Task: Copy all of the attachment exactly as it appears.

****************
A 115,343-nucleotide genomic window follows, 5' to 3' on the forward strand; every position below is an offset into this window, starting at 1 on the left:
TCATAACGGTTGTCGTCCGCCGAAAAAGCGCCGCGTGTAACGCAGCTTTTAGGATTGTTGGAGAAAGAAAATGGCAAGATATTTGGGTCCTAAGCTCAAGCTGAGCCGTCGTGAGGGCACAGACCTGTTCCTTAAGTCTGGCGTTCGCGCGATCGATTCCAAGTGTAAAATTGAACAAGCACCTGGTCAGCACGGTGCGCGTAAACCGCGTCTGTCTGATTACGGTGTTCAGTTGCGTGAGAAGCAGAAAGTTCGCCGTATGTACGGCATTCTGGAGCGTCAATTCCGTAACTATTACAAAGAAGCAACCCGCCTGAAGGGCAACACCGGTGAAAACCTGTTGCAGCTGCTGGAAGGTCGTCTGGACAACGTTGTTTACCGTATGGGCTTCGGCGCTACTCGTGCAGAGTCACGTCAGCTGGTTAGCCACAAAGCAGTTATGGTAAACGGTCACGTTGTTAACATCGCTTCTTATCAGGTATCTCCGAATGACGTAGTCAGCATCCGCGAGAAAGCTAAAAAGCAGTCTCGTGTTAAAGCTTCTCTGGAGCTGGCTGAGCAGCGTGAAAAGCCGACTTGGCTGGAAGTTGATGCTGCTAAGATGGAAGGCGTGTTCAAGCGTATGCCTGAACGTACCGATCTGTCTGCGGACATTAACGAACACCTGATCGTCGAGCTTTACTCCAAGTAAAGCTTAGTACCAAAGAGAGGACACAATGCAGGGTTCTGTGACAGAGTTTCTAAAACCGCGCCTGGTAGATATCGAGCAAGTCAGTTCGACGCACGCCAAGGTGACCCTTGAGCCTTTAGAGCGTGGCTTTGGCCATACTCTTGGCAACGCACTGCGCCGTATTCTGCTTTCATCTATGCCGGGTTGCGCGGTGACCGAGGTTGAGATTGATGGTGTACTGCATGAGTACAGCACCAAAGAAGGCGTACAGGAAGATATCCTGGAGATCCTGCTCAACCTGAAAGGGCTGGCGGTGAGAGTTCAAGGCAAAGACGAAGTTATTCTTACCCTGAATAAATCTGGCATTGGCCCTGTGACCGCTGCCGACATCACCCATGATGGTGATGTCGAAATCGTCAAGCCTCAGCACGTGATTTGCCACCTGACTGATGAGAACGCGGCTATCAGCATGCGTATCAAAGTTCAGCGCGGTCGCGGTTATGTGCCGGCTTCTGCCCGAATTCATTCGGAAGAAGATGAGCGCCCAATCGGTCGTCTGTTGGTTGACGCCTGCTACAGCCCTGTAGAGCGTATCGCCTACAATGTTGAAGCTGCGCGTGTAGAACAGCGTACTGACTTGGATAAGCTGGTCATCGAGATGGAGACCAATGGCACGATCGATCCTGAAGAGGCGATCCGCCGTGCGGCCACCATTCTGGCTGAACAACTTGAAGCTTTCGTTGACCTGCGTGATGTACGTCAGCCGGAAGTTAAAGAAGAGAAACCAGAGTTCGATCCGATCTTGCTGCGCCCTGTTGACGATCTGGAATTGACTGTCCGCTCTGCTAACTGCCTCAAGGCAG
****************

A 115,343-nucleotide genomic window follows, 5' to 3' on the forward strand; every position below is an offset into this window, starting at 1 on the left:
TCATAACGGTTGTCGTCCGCCGAAAAAGCGCCGCGTGTAACGCAGCTTTTAGGATTGTTGGAGAAAGAAAATGGCAAGATATTTGGGTCCTAAGCTCAAGCTGAGCCGTCGTGAGGGCACAGACCTGTTCCTTAAGTCTGGCGTTCGCGCGATCGATTCCAAGTGTAAAATTGAACAAGCACCTGGTCAGCACGGTGCGCGTAAACCGCGTCTGTCTGATTACGGTGTTCAGTTGCGTGAGAAGCAGAAAGTTCGCCGTATGTACGGCATTCTGGAGCGTCAATTCCGTAACTATTACAAAGAAGCAACCCGCCTGAAGGGCAACACCGGTGAAAACCTGTTGCAGCTGCTGGAAGGTCGTCTGGACAACGTTGTTTACCGTATGGGCTTCGGCGCTACTCGTGCAGAGTCACGTCAGCTGGTTAGCCACAAAGCAGTTATGGTAAACGGTCACGTTGTTAACATCGCTTCTTATCAGGTATCTCCGAATGACGTAGTCAGCATCCGCGAGAAAGCTAAAAAGCAGTCTCGTGTTAAAGCTTCTCTGGAGCTGGCTGAGCAGCGTGAAAAGCCGACTTGGCTGGAAGTTGATGCTGCTAAGATGGAAGGCGTGTTCAAGCGTATGCCTGAACGTACCGATCTGTCTGCGGACATTAACGAACACCTGATCGTCGAGCTTTACTCCAAGTAAAGCTTAGTACCAAAGAGAGGACACAATGCAGGGTTCTGTGACAGAGTTTCTAAAACCGCGCCTGGTAGATATCGAGCAAGTCAGTTCGACGCACGCCAAGGTGACCCTTGAGCCTTTAGAGCGTGGCTTTGGCCATACTCTTGGCAACGCACTGCGCCGTATTCTGCTTTCATCTATGCCGGGTTGCGCGGTGACCGAGGTTGAGATTGATGGTGTACTGCATGAGTACAGCACCAAAGAAGGCGTACAGGAAGATATCCTGGAGATCCTGCTCAACCTGAAAGGGCTGGCGGTGAGAGTTCAAGGCAAAGACGAAGTTATTCTTACCCTGAATAAATCTGGCATTGGCCCTGTGACCGCTGCCGACATCACCCATGATGGTGATGTCGAAATCGTCAAGCCTCAGCACGTGATTTGCCACCTGACTGATGAGAACGCGGCTATCAGCATGCGTATCAAAGTTCAGCGCGGTCGCGGTTATGTGCCGGCTTCTGCCCGAATTCATTCGGAAGAAGATGAGCGCCCAATCGGTCGTCTGTTGGTTGACGCCTGCTACAGCCCTGTAGAGCGTATCGCCTACAATGTTGAAGCTGCGCGTGTAGAACAGCGTACTGACTTGGATAAGCTGGTCATCGAGATGGAGACCAATGGCACGATCGATCCTGAAGAGGCGATCCGCCGTGCGGCCACCATTCTGGCTGAACAACTTGAAGCTTTCGTTGACCTGCGTGATGTACGTCAGCCGGAAGTTAAAGAAGAGAAACCAGAGTTCGATCCGATCTTGCTGCGCCCTGTTGACGATCTGGAATTGACTGTCCGCTCTGCTAACTGCCTCAAGGCAG